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This Blasted translation: or location, dislocation, relocation

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An analysis of my current practice, this article explores some of the issues surrounding the translation of Sarah Kane's seminal work, Blasted ([1995] 2001), into Brazilian Portuguese. It is an account of the process so far, from the early impulse to translate, through discussions with the director and actor/producer, and the thoughts and doubts that have plagued me since. A fundamental concern relates to the possibility or need to adapt the setting to a Brazilian (and specifically a Rio de Janeiro) context the problem Hale and Upton (2007) have called the dilemma over foreignization or domestication (2000: 7) and the implications of that adaptation. As tensions between the specific and the universal are dislocated, do they also become diluted? Even if the setting remains the same, are not the contingencies of production (accents, knowledge of a particular actor, even the theatre building itself) necessarily relocating an audience's theatrical experience? Where should, then, be the locus of this displacement? In the translation, the production, the performances?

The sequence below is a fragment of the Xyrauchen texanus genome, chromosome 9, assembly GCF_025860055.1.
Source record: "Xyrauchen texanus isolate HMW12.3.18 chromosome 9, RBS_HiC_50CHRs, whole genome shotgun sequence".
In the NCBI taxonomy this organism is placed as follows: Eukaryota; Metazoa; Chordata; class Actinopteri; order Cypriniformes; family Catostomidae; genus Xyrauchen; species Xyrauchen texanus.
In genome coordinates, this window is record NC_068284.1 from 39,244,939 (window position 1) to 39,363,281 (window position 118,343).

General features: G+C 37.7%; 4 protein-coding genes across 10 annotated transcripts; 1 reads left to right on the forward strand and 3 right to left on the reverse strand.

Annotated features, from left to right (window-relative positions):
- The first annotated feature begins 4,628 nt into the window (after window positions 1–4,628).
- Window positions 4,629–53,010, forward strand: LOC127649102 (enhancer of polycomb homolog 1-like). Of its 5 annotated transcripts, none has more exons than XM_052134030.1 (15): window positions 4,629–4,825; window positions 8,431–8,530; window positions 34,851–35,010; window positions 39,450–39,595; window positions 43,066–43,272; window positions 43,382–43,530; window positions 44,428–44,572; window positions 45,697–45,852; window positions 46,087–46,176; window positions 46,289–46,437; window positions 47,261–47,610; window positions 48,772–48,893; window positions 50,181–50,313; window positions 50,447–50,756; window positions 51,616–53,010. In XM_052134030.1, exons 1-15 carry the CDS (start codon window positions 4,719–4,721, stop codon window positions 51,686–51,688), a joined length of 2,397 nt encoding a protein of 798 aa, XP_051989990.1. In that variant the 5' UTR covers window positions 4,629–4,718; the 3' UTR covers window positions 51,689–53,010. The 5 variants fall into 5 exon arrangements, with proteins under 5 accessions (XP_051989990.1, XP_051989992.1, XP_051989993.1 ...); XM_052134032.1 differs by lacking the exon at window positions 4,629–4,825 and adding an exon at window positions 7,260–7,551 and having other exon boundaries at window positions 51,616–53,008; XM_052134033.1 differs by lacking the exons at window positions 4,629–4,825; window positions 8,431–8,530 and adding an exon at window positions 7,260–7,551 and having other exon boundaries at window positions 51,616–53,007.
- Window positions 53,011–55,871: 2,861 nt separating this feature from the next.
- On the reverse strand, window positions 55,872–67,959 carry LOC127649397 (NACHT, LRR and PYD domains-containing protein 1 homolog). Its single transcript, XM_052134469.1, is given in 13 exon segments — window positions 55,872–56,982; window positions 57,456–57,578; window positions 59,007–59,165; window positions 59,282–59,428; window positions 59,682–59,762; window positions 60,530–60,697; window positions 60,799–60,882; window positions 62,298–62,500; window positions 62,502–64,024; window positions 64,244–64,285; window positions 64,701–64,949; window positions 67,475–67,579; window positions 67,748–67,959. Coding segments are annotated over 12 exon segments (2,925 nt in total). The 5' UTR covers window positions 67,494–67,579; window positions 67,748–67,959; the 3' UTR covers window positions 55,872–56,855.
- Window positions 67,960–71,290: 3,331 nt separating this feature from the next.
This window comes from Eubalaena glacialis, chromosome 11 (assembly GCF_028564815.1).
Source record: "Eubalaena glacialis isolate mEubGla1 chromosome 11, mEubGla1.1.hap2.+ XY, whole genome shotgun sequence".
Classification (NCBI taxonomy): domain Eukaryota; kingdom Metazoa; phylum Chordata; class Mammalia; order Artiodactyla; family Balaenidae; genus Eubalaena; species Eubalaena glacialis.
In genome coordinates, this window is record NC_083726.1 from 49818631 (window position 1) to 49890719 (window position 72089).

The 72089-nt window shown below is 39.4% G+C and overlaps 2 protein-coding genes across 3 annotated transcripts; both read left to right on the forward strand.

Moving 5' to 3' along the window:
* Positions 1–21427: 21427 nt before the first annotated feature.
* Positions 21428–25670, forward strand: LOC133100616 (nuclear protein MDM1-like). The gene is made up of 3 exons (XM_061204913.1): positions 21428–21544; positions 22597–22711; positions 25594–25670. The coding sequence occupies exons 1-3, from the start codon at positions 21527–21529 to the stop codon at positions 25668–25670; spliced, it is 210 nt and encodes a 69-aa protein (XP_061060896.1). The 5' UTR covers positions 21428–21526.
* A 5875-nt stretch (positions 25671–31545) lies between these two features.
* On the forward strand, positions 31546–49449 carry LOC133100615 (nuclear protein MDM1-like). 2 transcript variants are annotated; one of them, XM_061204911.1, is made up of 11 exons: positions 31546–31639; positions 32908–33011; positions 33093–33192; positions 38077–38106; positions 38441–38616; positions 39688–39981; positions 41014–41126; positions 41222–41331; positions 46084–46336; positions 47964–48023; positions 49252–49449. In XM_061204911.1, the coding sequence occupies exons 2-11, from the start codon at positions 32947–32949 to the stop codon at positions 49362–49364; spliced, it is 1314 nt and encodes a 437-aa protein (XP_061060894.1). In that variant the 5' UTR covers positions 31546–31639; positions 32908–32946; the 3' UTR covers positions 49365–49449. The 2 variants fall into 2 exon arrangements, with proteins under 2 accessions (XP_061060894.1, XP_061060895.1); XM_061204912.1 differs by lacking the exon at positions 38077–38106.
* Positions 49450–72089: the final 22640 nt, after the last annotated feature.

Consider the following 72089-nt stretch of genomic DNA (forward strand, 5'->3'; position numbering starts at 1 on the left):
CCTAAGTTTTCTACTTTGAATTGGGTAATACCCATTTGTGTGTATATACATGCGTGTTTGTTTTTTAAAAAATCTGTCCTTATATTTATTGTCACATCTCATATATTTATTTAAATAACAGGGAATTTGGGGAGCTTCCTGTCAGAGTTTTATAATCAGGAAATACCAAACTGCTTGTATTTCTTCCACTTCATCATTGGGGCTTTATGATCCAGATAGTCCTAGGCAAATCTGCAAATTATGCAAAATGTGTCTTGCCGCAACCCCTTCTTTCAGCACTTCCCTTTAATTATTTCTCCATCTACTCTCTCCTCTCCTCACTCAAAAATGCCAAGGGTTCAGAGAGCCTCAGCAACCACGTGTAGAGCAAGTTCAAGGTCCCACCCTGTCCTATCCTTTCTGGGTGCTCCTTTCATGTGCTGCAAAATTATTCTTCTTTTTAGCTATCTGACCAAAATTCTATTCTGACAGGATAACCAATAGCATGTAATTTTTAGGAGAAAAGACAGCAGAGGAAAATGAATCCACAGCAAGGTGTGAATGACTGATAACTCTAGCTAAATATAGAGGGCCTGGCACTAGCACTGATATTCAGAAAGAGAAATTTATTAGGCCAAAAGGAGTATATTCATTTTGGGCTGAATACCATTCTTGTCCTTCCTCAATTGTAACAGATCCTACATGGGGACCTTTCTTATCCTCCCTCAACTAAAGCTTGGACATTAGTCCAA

Keywords: Blasted; Brazilian Portuguese; Sarah Kane; procreation; relocation; theatre translation

Document Type: Research Article


Affiliations: Buckinghamshire New University.

Publication date: 2009-12-01

More about this publication?
  • Adaptation, or the conversion of oral, historical or fictional narratives into stage drama has been common practice for centuries. In our own time the processes of cross-generic transformation continue to be extremely important in theatre as well as in the film and other media industries. Adaptation and the related areas of translation and intertextuality continue to have a central place in our culture with a profound resonance across our civilisation.
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